This article is written by Anshika Agrawal @ LEXCLIQ on the topic Bailment.
Bailment is a delivery of goods by bailor to bailee for a definite purpose on condition of their return or disposal, when purpose is accomplished.
Section 148 to 171 of the Indian Contract Act 1872 contain the provision relating to contract of bailment. It is derived from the French word “bailler” which means “to deliver”. Historically, it means any kind of “handling over”. In legal sense, it involves change of possession of goods from one place to another for some specific purpose.
Halsbury’s Laws of England defines bailment as “A delivery of personal chattels on trust, usually on a contract, express or implied, that the trust shall be duly executed, and the chattels redelivered either in their original or an altered form as soon the time or use for, or the condition on which they were bailed shall have elapsed or been performed.”
Section 148 defines Bailment as:
A “bailment” is the delivery of goods by one person to another for some purpose, upon a contract that they shall, when the purpose is accomplished, be returned or otherwise disposed of according to the directions of the person delivering them.
The person delivering the goods is called the “bailor”. The person to whom they are delivered is called the “bailee”.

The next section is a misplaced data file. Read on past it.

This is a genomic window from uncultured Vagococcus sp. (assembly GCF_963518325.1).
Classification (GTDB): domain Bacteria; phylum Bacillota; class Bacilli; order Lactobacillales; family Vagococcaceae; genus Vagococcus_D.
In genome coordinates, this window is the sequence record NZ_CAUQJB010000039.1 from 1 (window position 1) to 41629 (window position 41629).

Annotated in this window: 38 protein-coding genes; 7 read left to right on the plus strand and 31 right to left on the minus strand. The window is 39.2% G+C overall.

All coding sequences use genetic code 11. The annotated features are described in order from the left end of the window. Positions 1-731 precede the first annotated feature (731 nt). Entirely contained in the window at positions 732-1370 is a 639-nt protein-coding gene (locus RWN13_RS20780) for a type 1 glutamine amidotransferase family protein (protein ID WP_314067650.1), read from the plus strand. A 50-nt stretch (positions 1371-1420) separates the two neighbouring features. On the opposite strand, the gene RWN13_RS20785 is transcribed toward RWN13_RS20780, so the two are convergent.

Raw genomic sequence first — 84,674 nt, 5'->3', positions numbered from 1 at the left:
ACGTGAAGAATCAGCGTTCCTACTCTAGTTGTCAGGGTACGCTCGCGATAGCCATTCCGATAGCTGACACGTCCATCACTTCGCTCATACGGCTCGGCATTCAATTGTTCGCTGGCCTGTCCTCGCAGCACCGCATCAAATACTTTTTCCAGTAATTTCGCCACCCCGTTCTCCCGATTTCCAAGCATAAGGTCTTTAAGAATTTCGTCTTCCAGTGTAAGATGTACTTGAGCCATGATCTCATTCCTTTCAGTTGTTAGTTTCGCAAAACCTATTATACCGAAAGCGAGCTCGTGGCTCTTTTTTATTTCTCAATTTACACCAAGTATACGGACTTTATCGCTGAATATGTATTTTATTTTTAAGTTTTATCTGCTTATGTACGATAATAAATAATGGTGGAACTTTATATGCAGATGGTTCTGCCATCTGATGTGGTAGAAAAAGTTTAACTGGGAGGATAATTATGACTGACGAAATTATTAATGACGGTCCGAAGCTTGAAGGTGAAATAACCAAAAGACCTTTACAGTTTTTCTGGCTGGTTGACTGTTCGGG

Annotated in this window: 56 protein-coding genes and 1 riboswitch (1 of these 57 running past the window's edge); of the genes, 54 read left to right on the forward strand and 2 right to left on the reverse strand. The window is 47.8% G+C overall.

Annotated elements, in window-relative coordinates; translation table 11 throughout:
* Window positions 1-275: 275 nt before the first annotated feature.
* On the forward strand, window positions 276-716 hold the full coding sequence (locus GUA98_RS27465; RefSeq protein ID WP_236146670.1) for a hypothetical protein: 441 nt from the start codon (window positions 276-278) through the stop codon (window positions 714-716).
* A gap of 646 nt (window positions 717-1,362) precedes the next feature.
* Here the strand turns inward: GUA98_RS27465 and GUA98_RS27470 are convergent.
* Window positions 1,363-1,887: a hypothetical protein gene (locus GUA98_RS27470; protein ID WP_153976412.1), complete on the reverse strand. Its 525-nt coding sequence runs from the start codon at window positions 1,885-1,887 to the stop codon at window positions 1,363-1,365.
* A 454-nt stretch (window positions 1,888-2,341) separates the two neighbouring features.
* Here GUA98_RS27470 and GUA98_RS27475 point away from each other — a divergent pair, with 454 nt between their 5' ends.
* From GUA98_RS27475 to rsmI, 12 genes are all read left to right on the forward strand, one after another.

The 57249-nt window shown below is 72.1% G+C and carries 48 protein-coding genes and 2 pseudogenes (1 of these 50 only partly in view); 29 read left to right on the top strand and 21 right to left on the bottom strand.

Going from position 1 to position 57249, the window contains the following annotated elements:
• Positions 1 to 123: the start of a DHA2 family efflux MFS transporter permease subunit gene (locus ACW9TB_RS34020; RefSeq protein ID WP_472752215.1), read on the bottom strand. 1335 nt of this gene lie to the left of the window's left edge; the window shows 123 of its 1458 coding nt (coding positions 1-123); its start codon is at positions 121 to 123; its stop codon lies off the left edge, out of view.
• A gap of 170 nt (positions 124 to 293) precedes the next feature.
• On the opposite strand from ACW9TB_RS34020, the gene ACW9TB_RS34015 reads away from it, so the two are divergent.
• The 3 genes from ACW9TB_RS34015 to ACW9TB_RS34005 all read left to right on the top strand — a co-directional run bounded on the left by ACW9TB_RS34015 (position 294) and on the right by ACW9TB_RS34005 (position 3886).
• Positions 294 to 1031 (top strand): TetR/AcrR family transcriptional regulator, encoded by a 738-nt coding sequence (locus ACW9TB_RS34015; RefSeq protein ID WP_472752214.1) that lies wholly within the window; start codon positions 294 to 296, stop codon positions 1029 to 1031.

Going by the text of the definition, it appears that a person who is already in possession of goods may become a bailee only by entering into a contract with the bailor. However that is always not necessarily the case that possession of the goods is delivered to the bailee. When the goods have not been delivered by way of bailment, a person who is already in possession of the goods may contract to hold them as bailee. In bailment, temporary possession of the bailed goods is transferred. There is neither transfer of property nor the ownership of the goods. Ownership of such goods remains with the bailor.
Essential Features of Bailment includes-
Specific Movable Property
Delivery upon Contract
Delivery of Possession
Delivery for a purpose and Return of Goods
Duties of Bailor- –To put bailee onto Possession (Section 149) – To disclose material faults (Section 150) Liabilities of Bailor- –To pay expenses of Bailment (Section 158) –To pay damages for defects in bailor’s title (Section 164) –To indemnify gratuitous bailee (Section 159) –To pay damages for non-disclosure of material defects (Section 150) Rights of Bailor- –To claim return of goods or their loss (Sections 159, 160, 161) –To claim proportionate share in mixed goods (Section 155) –To claim return damages due to mixing up of goods (Sections 156, 157) –To claim damages if bailee makes wrongful use (Section 154) Duties of Bailee- –Not to make wrongful use of goods (Section 154) –To take prudent man’s care (Section 151) –To return bailed goods (Sections 159, 160) –Not to mix up bailed goods with his own (Sections 156, 157) Liabilities of Bailee- –To pay damages: (a) For failure to take prudent man’s care (Section 152) (b) For wrongful use of bailed goods (Section 154) (c) Arising due to mixing up of goods (Sections 156, 157) (d) For non-return of goods (Section 161) –To return bailed goods (Sections 159, 160) –To pay any increase or profits accruing from the goods (Section 163) Rights of Bailee- –To claim possession of goods (Section 149) –To know material faults in goods (Section 150) –To claim proportionate share in mixed goods (Section 155) –To claim damages due to defect in bailor’s title or faults in goods (Section 150, 164) –To claim expenses of bailment (Section 158) –To claim indemnity (Section 159) –To claim lien for remuneration (Sections 170, 171)